People who have a psychology of wealth challenge themselves to move beyond their comfort zone to pursue a goal or a dream. They write down goals. They plan. They visualize.

~ Charles Richards, The Psychology of Wealth

The Psychology of Wealth: Understand Your Relationship with Money and Achieve Prosperity is a new book by Charles Richards. It was born out of the author's desire to understand why some people with a lot of money don't feel wealthy, while others with comparatively little money feel quite fulfilled. How do we define wealth? Did something go awry in our collective psychology of wealth to spawn the 2008 financial crisis?

Although he is a practicing clinical psychologist and coach to numerous Fortune 100 senior executives, Dr. Richards took a somewhat unique approach to answering his questions about what a true psychology of wealth might look like. Rather than embarking on a rigourous academic study, he pooled together common traits he's observed in dealing with wealthy people over the years. He conducted interviews with some of these people as well as with financial and economic experts.

The result is a book that paints a picture of the psychology of wealth, drawing on a series of anecdotal profiles of a wide variety of people who embody the psychology of wealth. These short stories, woven throughout the book, are often extremely inspiring – not just because of what these folks achieved, but because of how they achieved it.

I thought I might take a unique approach to this review as well. When I read a book, I usually take some notes and write out quotations that catch my attention. Below, you'll find a list of some of the common characteristics of people who have achieved a psychology of wealth. These are  individuals who have achieved a level of comfort with their financial life as well as with the overall quality of their lives – the two are intimately connected, as you'll see. Rather than explain each characteristic, I'm going to share a series of quotes from the book that illustrate the trait.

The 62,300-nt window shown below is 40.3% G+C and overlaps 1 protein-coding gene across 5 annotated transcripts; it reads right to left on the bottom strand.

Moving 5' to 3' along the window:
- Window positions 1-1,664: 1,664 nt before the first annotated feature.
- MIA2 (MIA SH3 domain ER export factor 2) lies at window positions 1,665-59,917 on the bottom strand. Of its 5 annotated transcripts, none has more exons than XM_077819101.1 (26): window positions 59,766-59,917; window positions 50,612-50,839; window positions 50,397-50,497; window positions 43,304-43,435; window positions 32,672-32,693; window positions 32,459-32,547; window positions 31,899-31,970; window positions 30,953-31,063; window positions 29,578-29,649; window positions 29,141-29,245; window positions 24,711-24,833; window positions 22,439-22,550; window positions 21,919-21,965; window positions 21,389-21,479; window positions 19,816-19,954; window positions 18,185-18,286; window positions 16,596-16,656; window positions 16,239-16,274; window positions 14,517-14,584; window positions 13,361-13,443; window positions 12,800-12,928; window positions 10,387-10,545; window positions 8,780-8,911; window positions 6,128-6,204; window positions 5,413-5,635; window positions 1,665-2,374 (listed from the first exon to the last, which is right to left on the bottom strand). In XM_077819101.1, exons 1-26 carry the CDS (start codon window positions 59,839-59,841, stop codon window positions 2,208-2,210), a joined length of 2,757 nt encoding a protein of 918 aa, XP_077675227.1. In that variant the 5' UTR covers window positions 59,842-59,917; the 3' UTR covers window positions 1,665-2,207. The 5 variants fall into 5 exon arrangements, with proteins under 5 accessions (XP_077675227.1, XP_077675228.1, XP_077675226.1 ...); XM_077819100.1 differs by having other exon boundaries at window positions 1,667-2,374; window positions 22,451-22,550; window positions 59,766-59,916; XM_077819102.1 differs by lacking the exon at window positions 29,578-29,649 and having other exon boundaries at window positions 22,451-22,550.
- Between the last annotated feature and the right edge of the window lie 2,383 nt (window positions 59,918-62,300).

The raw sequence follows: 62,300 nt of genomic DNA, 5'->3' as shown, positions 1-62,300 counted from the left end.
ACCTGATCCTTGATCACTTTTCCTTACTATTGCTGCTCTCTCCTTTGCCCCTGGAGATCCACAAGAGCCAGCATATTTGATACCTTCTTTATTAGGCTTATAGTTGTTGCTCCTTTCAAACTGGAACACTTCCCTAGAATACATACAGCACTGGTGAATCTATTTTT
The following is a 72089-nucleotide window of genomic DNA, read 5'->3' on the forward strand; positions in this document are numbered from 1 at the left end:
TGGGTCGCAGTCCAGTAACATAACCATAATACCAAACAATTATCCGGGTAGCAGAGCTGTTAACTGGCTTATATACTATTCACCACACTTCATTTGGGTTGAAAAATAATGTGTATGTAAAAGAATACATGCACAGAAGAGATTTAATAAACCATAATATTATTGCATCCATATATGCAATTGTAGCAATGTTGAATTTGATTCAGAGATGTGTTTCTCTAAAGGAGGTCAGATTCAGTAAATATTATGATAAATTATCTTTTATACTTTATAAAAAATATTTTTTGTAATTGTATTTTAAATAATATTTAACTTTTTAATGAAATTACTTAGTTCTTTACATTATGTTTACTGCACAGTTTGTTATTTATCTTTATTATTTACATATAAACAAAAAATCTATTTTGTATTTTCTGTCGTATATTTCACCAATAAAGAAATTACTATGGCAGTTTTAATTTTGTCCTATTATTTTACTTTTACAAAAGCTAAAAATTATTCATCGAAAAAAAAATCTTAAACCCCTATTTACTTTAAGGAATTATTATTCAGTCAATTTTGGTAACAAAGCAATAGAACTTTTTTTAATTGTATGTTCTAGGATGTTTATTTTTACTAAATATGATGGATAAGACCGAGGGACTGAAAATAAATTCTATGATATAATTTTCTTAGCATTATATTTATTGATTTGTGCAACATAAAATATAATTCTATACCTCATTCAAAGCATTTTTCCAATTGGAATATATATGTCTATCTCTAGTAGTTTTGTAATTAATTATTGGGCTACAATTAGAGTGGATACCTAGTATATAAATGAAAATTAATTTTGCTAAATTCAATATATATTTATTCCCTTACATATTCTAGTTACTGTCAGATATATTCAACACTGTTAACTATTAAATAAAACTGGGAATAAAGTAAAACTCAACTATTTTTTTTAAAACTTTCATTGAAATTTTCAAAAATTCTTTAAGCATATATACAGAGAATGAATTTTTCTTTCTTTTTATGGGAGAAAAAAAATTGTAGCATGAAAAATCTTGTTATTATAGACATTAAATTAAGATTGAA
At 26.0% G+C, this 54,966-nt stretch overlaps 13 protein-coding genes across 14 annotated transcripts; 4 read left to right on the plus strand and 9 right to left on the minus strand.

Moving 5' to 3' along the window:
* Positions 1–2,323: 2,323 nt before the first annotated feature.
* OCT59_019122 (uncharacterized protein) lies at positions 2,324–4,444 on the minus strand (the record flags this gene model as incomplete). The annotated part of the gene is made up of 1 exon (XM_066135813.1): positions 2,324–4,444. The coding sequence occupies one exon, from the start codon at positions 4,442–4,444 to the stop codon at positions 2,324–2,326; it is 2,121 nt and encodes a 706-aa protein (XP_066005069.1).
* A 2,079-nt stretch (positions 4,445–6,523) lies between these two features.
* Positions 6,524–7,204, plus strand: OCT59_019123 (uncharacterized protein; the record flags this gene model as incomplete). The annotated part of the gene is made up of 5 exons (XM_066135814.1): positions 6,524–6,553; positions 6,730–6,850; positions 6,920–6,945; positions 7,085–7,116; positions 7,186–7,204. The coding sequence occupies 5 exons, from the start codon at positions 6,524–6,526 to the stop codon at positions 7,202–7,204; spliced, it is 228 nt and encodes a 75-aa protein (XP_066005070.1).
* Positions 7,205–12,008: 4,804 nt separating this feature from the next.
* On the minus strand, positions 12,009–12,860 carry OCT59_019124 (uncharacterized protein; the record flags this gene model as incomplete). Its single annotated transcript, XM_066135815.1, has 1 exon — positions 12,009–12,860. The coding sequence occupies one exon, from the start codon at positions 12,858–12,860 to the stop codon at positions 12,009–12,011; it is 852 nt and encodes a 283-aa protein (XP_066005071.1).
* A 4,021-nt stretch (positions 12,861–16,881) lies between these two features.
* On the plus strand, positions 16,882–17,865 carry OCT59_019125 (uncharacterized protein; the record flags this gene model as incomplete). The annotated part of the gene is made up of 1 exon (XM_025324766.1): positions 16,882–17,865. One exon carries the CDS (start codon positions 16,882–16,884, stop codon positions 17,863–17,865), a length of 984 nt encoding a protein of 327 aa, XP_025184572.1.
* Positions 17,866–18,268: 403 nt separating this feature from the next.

Psychology of Wealth: Common Characteristics

The following list of quotations may include thoughts from Dr. Richards, or from some of the people he profiled in The Psychology of Wealth. He found that these characteristics seemed to surface again and again in the most successful people he has encountered in his work:


  • From Aristotle: “First, have a definite, clear, practical idea – a goal, an objective. Second, have the necessary means to achieve your ends – wisdom, money, material, and method. Third, Adjust all your means to that end.”
  • ‘If you don't know where you want to go – if you are unconscious of what you want – ending up “somewhere else” may be the inevitable result.'
  • “Success requires a conscious decision to do and be something more.”
  • An “effective way to build self-esteem is by raising our awareness of how we think and by making a conscious habit of replacing negative language with positive language when thinking and speaking about ourselves and others. Surrounding oneself with positive messages and with successful and happy people are powerful methods for increasing one's sense of self-worth.”